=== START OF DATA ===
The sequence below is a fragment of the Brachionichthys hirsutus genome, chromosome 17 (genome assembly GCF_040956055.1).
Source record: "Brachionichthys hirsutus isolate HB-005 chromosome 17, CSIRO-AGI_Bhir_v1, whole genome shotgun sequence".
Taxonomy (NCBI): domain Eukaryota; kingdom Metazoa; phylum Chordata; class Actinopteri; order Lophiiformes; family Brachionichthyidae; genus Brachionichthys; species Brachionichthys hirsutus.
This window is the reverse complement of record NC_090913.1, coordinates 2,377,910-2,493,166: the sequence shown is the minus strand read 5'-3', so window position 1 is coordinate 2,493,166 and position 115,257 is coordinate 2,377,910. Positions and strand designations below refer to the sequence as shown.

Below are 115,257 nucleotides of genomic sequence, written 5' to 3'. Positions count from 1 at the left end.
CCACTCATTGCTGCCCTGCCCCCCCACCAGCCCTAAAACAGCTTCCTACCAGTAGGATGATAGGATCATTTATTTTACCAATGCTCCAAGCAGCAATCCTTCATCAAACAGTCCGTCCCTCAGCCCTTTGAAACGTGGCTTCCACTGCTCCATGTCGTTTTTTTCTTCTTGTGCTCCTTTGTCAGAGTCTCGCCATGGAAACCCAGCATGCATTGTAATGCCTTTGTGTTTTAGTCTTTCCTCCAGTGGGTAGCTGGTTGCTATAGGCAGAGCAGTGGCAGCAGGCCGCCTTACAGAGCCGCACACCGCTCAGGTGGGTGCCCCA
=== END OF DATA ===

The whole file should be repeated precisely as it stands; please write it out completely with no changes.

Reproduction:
The sequence below is a fragment of the Brachionichthys hirsutus genome, chromosome 17 (genome assembly GCF_040956055.1).
Source record: "Brachionichthys hirsutus isolate HB-005 chromosome 17, CSIRO-AGI_Bhir_v1, whole genome shotgun sequence".
Taxonomy (NCBI): domain Eukaryota; kingdom Metazoa; phylum Chordata; class Actinopteri; order Lophiiformes; family Brachionichthyidae; genus Brachionichthys; species Brachionichthys hirsutus.
This window is the reverse complement of record NC_090913.1, coordinates 2,377,910-2,493,166: the sequence shown is the minus strand read 5'-3', so window position 1 is coordinate 2,493,166 and position 115,257 is coordinate 2,377,910. Positions and strand designations below refer to the sequence as shown.

Below are 115,257 nucleotides of genomic sequence, written 5' to 3'. Positions count from 1 at the left end.
CCACTCATTGCTGCCCTGCCCCCCCACCAGCCCTAAAACAGCTTCCTACCAGTAGGATGATAGGATCATTTATTTTACCAATGCTCCAAGCAGCAATCCTTCATCAAACAGTCCGTCCCTCAGCCCTTTGAAACGTGGCTTCCACTGCTCCATGTCGTTTTTTTCTTCTTGTGCTCCTTTGTCAGAGTCTCGCCATGGAAACCCAGCATGCATTGTAATGCCTTTGTGTTTTAGTCTTTCCTCCAGTGGGTAGCTGGTTGCTATAGGCAGAGCAGTGGCAGCAGGCCGCCTTACAGAGCCGCACACCGCTCAGGTGGGTGCCCCA